01/30/2010  |  
Posted in Medication
When Antibiotics Are Needed Prior to Dental Visits

New guidelines from the American Heart Association (AHA) and the American Dental Association (ADA) now state that taking prophylactic (preventive) antibiotics may not be necessary for most people and in fact, might cause more harm than good. Patients who may have taken antibiotics in the past but may no longer need them include people with mitral valve prolapse, in which the heart valves may not work in complete harmony but cause no alteration in blood flow.

Prophylactic (preventive) antibiotics prior to a dental procedure are still recommended for patients with certain congenital heart conditions (birth defects), artificial heart valves, and for those with a history of infective endocarditis—where there is a risk of turbulent blood flow and infection from oral bacteria. See your doctor or cardiologist to find out if you need to take antibiotics before dental treatment.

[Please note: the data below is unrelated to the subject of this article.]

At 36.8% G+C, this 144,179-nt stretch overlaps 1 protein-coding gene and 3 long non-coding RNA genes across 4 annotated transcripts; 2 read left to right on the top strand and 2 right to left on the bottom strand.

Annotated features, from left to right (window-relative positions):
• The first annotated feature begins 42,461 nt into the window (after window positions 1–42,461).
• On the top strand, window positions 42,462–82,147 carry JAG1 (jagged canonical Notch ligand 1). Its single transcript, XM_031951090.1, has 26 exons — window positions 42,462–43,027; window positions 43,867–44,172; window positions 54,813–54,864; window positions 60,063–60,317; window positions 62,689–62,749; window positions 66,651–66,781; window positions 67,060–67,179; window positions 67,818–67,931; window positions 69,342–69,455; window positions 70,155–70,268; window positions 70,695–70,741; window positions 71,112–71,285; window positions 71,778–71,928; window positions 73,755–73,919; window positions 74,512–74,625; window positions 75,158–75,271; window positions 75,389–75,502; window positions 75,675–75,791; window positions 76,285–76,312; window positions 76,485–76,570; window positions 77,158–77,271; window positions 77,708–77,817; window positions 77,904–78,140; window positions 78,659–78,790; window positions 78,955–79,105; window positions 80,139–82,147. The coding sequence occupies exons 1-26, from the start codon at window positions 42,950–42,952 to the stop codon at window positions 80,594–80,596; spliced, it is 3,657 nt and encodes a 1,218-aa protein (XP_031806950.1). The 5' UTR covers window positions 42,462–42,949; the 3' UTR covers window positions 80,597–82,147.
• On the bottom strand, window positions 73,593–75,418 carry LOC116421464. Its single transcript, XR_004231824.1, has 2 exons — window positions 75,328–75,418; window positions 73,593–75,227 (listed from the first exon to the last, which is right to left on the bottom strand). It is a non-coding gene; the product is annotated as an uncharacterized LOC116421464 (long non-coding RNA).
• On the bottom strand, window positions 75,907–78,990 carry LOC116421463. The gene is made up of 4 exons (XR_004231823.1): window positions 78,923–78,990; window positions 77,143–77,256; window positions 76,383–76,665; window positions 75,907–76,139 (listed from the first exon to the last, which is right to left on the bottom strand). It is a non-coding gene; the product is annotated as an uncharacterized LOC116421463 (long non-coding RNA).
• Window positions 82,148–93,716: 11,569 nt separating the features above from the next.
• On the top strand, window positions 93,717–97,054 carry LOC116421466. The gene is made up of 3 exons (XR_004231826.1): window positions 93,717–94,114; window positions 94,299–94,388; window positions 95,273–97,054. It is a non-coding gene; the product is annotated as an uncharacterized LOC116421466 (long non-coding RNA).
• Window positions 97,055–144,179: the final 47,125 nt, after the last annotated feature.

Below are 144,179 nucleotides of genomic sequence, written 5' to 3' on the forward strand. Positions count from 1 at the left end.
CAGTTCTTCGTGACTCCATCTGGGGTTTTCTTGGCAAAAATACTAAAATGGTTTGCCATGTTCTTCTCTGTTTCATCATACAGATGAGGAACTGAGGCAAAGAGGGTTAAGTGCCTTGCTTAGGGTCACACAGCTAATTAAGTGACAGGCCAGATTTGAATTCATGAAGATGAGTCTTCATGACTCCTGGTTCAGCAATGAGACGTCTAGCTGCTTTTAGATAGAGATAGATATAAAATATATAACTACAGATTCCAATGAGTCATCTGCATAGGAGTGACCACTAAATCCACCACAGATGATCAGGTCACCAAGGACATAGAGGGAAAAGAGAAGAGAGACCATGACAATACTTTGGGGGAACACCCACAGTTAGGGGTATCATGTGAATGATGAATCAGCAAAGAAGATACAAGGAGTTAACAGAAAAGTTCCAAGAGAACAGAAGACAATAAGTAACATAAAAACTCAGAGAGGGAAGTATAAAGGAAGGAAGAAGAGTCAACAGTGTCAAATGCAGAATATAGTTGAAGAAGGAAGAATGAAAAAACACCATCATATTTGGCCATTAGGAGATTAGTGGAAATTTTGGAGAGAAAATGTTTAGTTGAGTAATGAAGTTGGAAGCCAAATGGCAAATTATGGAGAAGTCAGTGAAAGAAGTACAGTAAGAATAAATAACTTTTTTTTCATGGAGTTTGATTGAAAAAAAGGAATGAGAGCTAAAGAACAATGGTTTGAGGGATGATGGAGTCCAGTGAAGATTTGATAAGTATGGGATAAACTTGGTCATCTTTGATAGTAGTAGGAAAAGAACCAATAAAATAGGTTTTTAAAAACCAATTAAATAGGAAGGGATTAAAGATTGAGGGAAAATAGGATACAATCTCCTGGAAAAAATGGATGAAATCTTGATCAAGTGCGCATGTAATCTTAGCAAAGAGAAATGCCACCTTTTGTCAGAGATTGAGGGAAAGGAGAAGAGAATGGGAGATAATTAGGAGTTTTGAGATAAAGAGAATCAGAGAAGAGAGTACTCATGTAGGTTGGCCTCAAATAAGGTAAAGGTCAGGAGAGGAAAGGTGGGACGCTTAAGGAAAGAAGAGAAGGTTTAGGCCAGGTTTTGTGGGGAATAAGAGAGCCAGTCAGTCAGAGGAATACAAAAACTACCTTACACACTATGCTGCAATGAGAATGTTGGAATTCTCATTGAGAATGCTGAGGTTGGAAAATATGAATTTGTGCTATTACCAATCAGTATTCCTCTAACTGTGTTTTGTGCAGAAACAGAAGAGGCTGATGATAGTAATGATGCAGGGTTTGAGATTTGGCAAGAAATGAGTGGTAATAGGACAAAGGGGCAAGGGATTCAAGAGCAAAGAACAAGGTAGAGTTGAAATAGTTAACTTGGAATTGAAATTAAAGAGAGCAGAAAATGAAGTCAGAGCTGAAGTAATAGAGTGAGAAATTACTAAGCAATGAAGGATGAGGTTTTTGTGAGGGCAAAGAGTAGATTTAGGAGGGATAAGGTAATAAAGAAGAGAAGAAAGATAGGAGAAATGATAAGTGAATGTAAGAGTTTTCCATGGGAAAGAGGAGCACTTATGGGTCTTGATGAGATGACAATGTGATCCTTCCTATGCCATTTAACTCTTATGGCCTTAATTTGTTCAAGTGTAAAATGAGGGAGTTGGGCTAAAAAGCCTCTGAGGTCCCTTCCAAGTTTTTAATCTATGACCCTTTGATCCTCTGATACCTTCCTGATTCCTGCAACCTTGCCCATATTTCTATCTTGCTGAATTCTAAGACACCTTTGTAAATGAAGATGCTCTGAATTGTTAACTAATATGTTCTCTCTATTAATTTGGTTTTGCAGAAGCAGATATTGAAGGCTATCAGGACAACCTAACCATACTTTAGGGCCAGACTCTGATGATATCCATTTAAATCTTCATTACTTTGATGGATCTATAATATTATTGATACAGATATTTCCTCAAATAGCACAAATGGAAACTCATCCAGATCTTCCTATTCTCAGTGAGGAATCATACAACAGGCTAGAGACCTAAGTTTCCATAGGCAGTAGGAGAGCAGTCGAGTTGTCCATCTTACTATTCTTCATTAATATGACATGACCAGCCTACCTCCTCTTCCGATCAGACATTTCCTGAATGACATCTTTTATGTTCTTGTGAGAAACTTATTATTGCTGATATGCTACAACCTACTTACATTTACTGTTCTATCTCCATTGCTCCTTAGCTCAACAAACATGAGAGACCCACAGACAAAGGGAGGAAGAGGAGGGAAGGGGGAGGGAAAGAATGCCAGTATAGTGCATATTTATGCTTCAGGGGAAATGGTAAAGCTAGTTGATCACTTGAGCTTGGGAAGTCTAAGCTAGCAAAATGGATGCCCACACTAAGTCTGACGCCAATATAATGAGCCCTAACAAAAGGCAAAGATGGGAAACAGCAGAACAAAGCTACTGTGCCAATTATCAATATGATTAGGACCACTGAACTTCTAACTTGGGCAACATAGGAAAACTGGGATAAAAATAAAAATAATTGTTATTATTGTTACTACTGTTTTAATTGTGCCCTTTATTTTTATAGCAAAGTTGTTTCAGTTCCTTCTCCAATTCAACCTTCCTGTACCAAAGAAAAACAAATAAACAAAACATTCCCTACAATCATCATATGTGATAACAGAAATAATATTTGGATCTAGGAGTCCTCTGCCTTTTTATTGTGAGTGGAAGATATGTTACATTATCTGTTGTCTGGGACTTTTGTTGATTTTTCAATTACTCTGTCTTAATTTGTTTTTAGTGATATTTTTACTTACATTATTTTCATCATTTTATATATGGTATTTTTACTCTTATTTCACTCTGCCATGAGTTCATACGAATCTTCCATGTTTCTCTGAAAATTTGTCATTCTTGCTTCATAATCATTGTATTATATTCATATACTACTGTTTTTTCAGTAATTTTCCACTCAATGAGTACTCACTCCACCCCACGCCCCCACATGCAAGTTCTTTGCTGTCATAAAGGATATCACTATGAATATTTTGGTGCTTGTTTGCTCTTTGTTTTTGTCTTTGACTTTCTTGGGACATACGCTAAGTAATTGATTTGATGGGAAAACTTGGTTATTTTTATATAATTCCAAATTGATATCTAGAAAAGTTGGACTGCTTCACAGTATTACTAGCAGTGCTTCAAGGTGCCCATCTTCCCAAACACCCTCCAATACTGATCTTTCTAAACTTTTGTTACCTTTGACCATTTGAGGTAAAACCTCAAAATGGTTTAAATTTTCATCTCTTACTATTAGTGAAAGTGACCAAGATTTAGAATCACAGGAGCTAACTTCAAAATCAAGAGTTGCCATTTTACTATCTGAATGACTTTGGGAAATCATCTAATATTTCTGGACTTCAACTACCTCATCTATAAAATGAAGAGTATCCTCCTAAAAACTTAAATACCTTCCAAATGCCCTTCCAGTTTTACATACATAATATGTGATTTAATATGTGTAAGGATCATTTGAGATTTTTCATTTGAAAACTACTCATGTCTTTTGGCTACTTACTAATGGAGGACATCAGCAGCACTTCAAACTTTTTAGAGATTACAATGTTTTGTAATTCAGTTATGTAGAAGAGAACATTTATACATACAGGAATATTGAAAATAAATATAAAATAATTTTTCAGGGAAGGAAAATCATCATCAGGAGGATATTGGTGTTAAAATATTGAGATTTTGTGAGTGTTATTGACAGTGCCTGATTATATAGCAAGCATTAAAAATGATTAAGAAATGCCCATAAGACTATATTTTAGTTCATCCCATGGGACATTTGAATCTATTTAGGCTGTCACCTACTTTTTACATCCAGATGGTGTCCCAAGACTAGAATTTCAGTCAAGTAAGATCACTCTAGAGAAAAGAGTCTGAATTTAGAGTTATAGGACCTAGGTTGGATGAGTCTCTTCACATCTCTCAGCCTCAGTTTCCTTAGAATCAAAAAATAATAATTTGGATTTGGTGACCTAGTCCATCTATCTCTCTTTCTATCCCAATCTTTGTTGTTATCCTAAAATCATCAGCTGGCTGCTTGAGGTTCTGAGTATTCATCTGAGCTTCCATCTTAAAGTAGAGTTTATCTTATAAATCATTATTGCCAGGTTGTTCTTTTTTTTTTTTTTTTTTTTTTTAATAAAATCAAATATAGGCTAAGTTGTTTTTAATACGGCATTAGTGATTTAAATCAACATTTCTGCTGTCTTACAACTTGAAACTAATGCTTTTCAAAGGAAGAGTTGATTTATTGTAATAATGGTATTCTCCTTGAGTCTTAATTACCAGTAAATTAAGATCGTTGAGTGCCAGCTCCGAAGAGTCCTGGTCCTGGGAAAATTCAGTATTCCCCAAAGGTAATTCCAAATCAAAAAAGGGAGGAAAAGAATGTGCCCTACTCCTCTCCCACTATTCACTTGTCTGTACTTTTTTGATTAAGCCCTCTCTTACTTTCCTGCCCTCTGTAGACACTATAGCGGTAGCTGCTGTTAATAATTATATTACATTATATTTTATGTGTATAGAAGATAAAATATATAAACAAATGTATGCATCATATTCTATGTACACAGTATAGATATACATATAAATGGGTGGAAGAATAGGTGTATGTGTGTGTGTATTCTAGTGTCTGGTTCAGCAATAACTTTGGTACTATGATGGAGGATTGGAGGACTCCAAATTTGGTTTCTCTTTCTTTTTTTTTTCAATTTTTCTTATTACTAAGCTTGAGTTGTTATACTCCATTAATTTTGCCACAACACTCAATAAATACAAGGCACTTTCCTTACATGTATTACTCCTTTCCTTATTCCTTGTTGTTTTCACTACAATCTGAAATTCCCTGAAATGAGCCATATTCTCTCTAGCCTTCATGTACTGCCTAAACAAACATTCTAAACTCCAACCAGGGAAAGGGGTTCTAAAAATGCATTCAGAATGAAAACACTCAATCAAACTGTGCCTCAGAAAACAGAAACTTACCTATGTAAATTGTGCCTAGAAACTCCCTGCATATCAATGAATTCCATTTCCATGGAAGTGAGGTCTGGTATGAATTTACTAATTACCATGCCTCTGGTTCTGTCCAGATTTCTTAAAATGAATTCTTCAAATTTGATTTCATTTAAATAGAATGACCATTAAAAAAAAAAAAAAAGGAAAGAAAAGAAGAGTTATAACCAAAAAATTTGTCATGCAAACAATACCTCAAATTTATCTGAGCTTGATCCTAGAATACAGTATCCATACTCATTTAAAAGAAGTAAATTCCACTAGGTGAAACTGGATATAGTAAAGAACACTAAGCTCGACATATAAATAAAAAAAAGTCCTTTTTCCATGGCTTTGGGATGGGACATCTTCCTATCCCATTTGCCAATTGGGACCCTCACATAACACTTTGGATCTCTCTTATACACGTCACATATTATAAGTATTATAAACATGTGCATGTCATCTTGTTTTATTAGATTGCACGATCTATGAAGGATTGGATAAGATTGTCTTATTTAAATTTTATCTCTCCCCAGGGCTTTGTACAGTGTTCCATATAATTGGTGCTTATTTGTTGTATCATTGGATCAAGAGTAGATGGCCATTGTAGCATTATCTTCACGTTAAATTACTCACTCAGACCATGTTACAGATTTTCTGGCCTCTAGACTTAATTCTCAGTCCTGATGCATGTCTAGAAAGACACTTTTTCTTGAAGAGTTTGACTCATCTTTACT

Learn more about this important topic in Antibiotics for Dental Visits.

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